Edmonton-area counties issue fire bans as region faces 'bone dry' wildfire season

Three counties around Edmonton implemented fire restrictions Thursday as a dry central Alberta faces wildfire season.

Climatologist predicts dryness to be ongoing issue

Fire bans have been issued in three counties around Edmonton this week. (Kate McGillivray/CBC)

Three counties around Edmonton implemented fire restrictions Thursday as a dry central Alberta faces wildfire season.

A fire ban went into effect Thursday in Parkland County, prohibiting all outdoor fires including recreation fire pits and charcoal briquette barbeques. All fire permits have been suspended or cancelled with no new permits being issued.

Westlock County north of Edmonton issued a fire control order, restricting permits to essential burning only, such as small debris or crop removal. Backcountry wood fires on public or private lands as well as charcoal briquettes are prohibited.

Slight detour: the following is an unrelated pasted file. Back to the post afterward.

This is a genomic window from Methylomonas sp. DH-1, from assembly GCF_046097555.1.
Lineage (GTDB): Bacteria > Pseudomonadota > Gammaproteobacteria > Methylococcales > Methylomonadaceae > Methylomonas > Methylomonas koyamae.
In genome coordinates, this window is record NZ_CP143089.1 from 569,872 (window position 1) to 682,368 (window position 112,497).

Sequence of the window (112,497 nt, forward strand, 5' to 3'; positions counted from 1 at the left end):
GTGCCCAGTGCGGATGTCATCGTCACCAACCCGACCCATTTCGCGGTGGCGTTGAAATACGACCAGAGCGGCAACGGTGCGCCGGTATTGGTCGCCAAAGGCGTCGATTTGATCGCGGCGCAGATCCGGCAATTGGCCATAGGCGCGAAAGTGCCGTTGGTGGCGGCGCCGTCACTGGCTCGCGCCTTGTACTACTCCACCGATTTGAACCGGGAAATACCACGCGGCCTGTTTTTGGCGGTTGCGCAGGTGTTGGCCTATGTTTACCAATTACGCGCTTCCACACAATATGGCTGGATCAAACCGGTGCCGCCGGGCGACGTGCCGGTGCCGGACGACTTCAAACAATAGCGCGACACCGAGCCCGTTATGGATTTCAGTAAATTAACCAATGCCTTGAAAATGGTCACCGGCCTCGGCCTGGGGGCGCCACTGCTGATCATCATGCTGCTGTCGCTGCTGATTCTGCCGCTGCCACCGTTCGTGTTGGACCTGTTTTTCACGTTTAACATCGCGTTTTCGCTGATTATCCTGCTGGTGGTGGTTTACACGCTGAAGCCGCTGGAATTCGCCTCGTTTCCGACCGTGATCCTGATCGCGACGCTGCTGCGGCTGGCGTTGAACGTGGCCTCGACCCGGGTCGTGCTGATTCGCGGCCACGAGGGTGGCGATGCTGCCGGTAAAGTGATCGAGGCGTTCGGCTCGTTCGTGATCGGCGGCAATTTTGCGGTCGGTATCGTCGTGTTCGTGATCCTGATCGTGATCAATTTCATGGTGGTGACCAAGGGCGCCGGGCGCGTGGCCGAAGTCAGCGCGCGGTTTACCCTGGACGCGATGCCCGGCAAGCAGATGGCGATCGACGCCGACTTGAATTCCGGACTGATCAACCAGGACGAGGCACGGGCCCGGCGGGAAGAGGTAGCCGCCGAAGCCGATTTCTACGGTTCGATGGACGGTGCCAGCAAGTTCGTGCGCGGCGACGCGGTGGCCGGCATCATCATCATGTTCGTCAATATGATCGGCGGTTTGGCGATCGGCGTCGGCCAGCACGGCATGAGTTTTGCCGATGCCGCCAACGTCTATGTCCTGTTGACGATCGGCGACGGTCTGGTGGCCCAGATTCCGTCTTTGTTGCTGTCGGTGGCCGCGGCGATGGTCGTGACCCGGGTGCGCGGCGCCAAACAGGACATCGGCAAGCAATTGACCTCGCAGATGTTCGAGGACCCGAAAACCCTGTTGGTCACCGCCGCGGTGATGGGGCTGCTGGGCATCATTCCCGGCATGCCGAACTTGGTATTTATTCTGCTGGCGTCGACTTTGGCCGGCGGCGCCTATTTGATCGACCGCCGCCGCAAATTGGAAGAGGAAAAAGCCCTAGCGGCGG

In Lac Ste. Anne County, northwest of Edmonton, a fire advisory has been issued as the hazard rating for the county is high. Existing burns are allowed, but no new fires will be allowed under current permits, according to a news release on Thursday.

Environment Canada climatologist David Phillips says central Alberta from Red Deer through north of Edmonton is "bone dry."

Snowfall totals throughout the winter were only about two-thirds the normal, Phillips said.

He predicts the dryness will continue.

"This is going to be a continuing issue for forest firefighters, for farmers and ranchers, for communities who depend upon water and water restrictions, even for people who like going camping into parks."

A lot of rain will be needed to restore soil moisture deficits in the region, he said, with Edmonton and parts of central Alberta having seen about 60 per cent of the normal precipitation. 

"The good news is that your wet season usually is from April, May, June and July," he said, with the possibility of almost half of the area's annual precipitation happening in those months.

That moisture will be especially important as the province enters the season of dry lightning. 

"I think we'll hear a lot about forest fires, not just in British Columbia, but in Alberta this year," Phillips said.

Last month, wildfires in southern Alberta forced around 275 residents to leave the village of Carmangay, Alta.